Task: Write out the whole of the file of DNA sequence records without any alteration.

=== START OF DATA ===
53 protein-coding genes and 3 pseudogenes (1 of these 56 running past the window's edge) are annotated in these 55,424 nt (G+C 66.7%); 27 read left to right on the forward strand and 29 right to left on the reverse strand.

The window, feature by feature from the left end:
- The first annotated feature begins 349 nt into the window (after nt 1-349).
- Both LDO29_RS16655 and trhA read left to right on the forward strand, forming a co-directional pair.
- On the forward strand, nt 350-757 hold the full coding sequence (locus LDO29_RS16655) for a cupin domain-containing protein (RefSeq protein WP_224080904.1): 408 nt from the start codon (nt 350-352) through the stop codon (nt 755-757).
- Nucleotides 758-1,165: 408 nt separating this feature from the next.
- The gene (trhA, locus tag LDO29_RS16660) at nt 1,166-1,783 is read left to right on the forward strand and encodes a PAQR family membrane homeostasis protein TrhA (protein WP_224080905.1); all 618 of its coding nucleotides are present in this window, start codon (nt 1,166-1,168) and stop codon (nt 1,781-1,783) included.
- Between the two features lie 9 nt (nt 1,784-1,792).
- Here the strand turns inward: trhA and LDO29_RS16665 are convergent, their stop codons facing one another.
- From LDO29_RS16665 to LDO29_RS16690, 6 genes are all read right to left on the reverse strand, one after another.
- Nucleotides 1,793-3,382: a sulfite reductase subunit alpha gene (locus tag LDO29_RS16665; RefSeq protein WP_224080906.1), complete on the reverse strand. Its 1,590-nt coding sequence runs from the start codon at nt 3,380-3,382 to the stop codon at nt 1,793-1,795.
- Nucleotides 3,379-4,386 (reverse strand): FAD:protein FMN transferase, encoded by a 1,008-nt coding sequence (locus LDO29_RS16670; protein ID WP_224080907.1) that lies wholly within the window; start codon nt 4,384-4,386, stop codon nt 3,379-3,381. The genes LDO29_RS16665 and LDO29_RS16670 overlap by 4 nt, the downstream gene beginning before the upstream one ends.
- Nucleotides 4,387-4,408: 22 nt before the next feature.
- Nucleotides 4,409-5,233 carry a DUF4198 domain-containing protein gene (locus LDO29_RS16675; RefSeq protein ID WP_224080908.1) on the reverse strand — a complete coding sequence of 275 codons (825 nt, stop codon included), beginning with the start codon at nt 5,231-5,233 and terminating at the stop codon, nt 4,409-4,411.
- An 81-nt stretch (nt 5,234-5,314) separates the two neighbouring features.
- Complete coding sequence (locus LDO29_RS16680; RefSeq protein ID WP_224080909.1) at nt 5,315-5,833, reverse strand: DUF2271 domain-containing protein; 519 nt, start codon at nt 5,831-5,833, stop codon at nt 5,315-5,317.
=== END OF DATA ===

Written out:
53 protein-coding genes and 3 pseudogenes (1 of these 56 running past the window's edge) are annotated in these 55,424 nt (G+C 66.7%); 27 read left to right on the forward strand and 29 right to left on the reverse strand.

The window, feature by feature from the left end:
- The first annotated feature begins 349 nt into the window (after nt 1-349).
- Both LDO29_RS16655 and trhA read left to right on the forward strand, forming a co-directional pair.
- On the forward strand, nt 350-757 hold the full coding sequence (locus LDO29_RS16655) for a cupin domain-containing protein (RefSeq protein WP_224080904.1): 408 nt from the start codon (nt 350-352) through the stop codon (nt 755-757).
- Nucleotides 758-1,165: 408 nt separating this feature from the next.
- The gene (trhA, locus tag LDO29_RS16660) at nt 1,166-1,783 is read left to right on the forward strand and encodes a PAQR family membrane homeostasis protein TrhA (protein WP_224080905.1); all 618 of its coding nucleotides are present in this window, start codon (nt 1,166-1,168) and stop codon (nt 1,781-1,783) included.
- Between the two features lie 9 nt (nt 1,784-1,792).
- Here the strand turns inward: trhA and LDO29_RS16665 are convergent, their stop codons facing one another.
- From LDO29_RS16665 to LDO29_RS16690, 6 genes are all read right to left on the reverse strand, one after another.
- Nucleotides 1,793-3,382: a sulfite reductase subunit alpha gene (locus tag LDO29_RS16665; RefSeq protein WP_224080906.1), complete on the reverse strand. Its 1,590-nt coding sequence runs from the start codon at nt 3,380-3,382 to the stop codon at nt 1,793-1,795.
- Nucleotides 3,379-4,386 (reverse strand): FAD:protein FMN transferase, encoded by a 1,008-nt coding sequence (locus LDO29_RS16670; protein ID WP_224080907.1) that lies wholly within the window; start codon nt 4,384-4,386, stop codon nt 3,379-3,381. The genes LDO29_RS16665 and LDO29_RS16670 overlap by 4 nt, the downstream gene beginning before the upstream one ends.
- Nucleotides 4,387-4,408: 22 nt before the next feature.
- Nucleotides 4,409-5,233 carry a DUF4198 domain-containing protein gene (locus LDO29_RS16675; RefSeq protein ID WP_224080908.1) on the reverse strand — a complete coding sequence of 275 codons (825 nt, stop codon included), beginning with the start codon at nt 5,231-5,233 and terminating at the stop codon, nt 4,409-4,411.
- An 81-nt stretch (nt 5,234-5,314) separates the two neighbouring features.
- Complete coding sequence (locus LDO29_RS16680; RefSeq protein ID WP_224080909.1) at nt 5,315-5,833, reverse strand: DUF2271 domain-containing protein; 519 nt, start codon at nt 5,831-5,833, stop codon at nt 5,315-5,317.